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China’s government is grappling with an inconvenient truth: you can’t cut taxes, boost spending and reduce the budget deficit all at the same time.

Having promised to do all three this year, a slowing economy coupled with the trade war with the U.S. is now underlining the contradiction in the government’s goals. Incomplete implementation of tax cuts and a rising social-security burden are also worsening the downward pressure on consumers’ spending power.

The government is looking into that situation, Premier Li Keqiang said Thursday, and expects that tax revenue will see a relatively large decline in the second half of the year. There are also plans for further tax reductions, he said, and a lowering of the burden of social security payments.

Those measures may well encourage consumption, as Li claims, but are unlikely to do anything to help achieve the goal of reducing the budget deficit. While policy makers are expected to hit their tightened target of a deficit of 2.6 percent for this year, it may to be at the expense of a reversal in 2019.

"It’s impossible to cut tax, maintain government expenditure growth but not adjust the deficit at the same time", said Song Yu, chief China economist at Beijing Gao Hua Securities Co., Goldman Sachs Group Inc.’s mainland joint-venture partner. Without a meaningful cut in spending, the only effective way to cut taxes is to widen the deficit, according to Song, and the government needs to be explicit about it.

China has gaps to fill when it comes to paying for public services like health-care and provision for the elderly, especially with an aging society and an economy that’s on a long-term glide path to more modest rates of growth. Nevertheless, the government is now poised to water down reforms of the social security system that Nomura Holdings Inc estimates could have shaved up to 0.6 percentage point from output growth.

Domestically listed companies will see their labor costs rising by 105 billion yuan ($15.3 billion) due to stringent collection of social security payments, or 3.2 percent of their net profit, China International Capital Corp analyst Wang Hanfeng wrote in a report. Labor-intensive industries such as logistics and catering will feel a bigger impact.

Altering the deficit target would mean reversing March’s policy to cut that deficit, which had been part of Premier Li Keqiang’s plan to reduce risk in the economy. To do so, the government will have to find new revenue sources, and with tax hikes off the table, that means new bond sales and borrowing at both central and local levels.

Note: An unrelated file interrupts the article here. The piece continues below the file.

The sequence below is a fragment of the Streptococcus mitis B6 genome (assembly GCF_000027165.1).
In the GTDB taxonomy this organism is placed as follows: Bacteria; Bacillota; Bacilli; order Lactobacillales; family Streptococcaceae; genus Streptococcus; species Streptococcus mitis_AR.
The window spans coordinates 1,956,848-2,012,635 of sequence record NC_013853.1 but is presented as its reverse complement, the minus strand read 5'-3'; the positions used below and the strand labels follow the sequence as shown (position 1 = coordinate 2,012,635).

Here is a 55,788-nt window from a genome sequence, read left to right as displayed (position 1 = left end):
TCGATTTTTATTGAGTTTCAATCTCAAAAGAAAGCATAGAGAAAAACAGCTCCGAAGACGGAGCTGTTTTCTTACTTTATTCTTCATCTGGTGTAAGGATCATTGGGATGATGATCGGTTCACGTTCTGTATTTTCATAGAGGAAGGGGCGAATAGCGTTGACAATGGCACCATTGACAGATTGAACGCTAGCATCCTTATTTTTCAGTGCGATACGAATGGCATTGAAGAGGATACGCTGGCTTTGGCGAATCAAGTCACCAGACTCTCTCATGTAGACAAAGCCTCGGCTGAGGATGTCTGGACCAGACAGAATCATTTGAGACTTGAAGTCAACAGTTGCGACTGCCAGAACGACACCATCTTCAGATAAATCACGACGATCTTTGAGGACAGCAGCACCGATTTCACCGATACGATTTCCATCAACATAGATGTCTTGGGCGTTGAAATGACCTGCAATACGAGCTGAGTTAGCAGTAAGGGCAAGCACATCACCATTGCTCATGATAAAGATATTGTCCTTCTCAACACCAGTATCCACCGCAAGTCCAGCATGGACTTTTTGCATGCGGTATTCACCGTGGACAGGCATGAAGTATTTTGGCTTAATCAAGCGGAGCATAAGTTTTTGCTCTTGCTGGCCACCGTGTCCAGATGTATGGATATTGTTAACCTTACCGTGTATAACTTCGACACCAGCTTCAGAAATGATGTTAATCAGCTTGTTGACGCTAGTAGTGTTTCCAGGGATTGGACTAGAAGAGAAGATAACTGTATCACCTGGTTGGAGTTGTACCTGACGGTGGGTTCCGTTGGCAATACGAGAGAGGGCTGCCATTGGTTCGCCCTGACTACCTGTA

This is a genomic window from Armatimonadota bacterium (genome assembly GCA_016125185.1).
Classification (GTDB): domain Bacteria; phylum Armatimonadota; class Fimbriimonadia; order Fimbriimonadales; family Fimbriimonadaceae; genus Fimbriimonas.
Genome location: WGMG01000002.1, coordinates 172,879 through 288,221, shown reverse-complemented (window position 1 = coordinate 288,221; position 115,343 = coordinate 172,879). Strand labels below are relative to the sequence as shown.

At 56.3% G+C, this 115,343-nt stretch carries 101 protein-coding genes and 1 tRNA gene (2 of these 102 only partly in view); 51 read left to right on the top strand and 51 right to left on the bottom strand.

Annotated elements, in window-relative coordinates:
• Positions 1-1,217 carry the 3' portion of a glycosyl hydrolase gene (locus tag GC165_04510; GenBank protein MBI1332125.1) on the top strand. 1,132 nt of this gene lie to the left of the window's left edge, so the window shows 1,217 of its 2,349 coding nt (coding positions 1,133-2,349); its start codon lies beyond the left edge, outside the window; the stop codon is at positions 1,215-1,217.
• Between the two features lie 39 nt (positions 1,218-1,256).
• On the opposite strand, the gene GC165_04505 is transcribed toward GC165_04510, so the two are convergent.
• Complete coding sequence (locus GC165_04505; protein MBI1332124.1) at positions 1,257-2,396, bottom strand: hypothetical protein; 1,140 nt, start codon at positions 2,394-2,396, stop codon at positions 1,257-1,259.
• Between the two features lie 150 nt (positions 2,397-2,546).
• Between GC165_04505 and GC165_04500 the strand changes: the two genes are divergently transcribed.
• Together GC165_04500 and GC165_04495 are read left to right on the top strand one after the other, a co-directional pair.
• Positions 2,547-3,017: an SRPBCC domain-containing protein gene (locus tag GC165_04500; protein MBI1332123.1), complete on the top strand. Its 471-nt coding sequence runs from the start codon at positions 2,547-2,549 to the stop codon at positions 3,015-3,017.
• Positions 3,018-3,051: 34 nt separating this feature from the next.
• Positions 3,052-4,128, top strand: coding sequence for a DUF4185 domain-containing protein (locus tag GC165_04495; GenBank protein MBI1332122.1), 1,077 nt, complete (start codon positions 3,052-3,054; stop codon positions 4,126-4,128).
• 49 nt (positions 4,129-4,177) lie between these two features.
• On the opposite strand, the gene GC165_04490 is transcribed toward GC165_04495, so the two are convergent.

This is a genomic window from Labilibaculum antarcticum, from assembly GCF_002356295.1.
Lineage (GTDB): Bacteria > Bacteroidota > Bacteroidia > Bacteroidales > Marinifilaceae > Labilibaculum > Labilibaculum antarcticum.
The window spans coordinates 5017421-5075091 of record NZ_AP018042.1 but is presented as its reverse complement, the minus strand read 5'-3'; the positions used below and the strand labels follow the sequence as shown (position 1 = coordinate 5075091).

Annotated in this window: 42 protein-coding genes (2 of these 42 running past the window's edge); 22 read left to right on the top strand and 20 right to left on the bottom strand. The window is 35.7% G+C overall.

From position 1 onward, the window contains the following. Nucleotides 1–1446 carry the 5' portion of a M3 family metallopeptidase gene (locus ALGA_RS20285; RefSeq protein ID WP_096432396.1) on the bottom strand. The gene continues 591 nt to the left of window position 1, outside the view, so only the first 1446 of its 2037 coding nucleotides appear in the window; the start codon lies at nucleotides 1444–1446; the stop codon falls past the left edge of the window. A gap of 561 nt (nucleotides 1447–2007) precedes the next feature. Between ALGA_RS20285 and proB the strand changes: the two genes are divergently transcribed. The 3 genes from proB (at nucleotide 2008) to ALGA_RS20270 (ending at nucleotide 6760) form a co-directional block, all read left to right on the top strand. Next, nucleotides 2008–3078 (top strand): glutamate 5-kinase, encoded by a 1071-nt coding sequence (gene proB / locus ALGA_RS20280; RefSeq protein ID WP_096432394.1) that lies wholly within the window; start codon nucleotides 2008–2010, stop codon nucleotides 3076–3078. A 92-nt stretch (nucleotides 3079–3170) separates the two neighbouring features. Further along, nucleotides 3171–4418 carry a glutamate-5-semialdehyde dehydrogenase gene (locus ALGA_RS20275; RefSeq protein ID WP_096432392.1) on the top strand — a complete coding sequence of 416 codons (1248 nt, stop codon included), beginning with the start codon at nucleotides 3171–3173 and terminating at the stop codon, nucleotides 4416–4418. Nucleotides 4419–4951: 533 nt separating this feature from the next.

From 2019, policy makers will likely have to raise the annual budget deficit target, "otherwise fiscal authorities will be forced to tighten collection to meet the expenditure demand, and there’ll be no reduction of the burden for businesses and households in the end," Song said.

With tensions increasing with the U.S. over trade and the slowdown of the domestic economy, the government has revised its strategy to focus more on growth. Since the start of July, the State Council has convened a series of meetings to look at new investment projects, pushed local governments to sell bonds faster and spend money, and added tax breaks, offering at least an extra 65 billion yuan of tax cuts in addition to 1.1 trillion yuan of reductions planned already this year.

In addition, reform of the personal income tax code includes new deductions aimed at helping middle-class families. While the measures which partly start next month should support consumption, it still puts extra weight on fiscal policy which is the natural shock absorber at a time of stress.

The stricter collection of taxes this year has meant businesses felt the pinch, with the government stepping up local law-enforcement inspection to crack down on tax evasion, especially on corporate value-added tax.

So while the measures Li flagged Thursday to reduce the burden on companies may help alleviate that, investment is still sluggish, indicating that more time and, potentially, further policy changes will be needed.

Officials are tackling a very fluid, unclear situation, and sentiment is rapidly worsening, triggered by the trade war, wealth management rules and other challenges, said Wen Bin, researcher at China Minsheng Banking Corp. in Beijing.

"When business sentiments is weak, more government-funded projects are necessary to quickly drive up demand along the supply chain," according to Wen, who estimates China needs to raise the annual budget deficit target to 3 percent in 2019, from this year’s 2.6 percent.

"There’s a long way to go to achieve meaningful tax cuts to households and companies, especially the smaller ones," said Zhao Bo, professor of economics at Peking University. "It requires painful reforms. And sometimes you just have to give up something."

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